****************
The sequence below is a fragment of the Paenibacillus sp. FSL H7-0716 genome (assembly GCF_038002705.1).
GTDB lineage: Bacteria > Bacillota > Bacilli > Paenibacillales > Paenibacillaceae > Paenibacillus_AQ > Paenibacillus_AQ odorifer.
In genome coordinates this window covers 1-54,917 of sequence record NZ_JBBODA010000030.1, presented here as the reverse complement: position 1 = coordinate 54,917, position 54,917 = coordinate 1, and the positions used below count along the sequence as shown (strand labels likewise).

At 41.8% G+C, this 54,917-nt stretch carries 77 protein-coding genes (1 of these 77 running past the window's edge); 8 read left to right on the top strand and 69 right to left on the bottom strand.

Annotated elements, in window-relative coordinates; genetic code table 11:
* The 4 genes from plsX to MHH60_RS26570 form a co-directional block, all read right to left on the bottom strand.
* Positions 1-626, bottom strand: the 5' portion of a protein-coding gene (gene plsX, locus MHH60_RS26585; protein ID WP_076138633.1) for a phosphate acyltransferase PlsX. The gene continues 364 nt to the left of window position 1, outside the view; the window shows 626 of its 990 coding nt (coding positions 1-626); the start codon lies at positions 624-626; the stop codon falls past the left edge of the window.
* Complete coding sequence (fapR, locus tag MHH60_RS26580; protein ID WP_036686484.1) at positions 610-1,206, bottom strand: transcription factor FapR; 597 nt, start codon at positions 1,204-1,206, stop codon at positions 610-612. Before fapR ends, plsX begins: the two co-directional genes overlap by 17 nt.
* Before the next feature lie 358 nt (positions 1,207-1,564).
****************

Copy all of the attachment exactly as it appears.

The sequence below is a fragment of the Paenibacillus sp. FSL H7-0716 genome (assembly GCF_038002705.1).
GTDB lineage: Bacteria > Bacillota > Bacilli > Paenibacillales > Paenibacillaceae > Paenibacillus_AQ > Paenibacillus_AQ odorifer.
In genome coordinates this window covers 1-54,917 of sequence record NZ_JBBODA010000030.1, presented here as the reverse complement: position 1 = coordinate 54,917, position 54,917 = coordinate 1, and the positions used below count along the sequence as shown (strand labels likewise).

At 41.8% G+C, this 54,917-nt stretch carries 77 protein-coding genes (1 of these 77 running past the window's edge); 8 read left to right on the top strand and 69 right to left on the bottom strand.

Annotated elements, in window-relative coordinates; genetic code table 11:
* The 4 genes from plsX to MHH60_RS26570 form a co-directional block, all read right to left on the bottom strand.
* Positions 1-626, bottom strand: the 5' portion of a protein-coding gene (gene plsX, locus MHH60_RS26585; protein ID WP_076138633.1) for a phosphate acyltransferase PlsX. The gene continues 364 nt to the left of window position 1, outside the view; the window shows 626 of its 990 coding nt (coding positions 1-626); the start codon lies at positions 624-626; the stop codon falls past the left edge of the window.
* Complete coding sequence (fapR, locus tag MHH60_RS26580; protein ID WP_036686484.1) at positions 610-1,206, bottom strand: transcription factor FapR; 597 nt, start codon at positions 1,204-1,206, stop codon at positions 610-612. Before fapR ends, plsX begins: the two co-directional genes overlap by 17 nt.
* Before the next feature lie 358 nt (positions 1,207-1,564).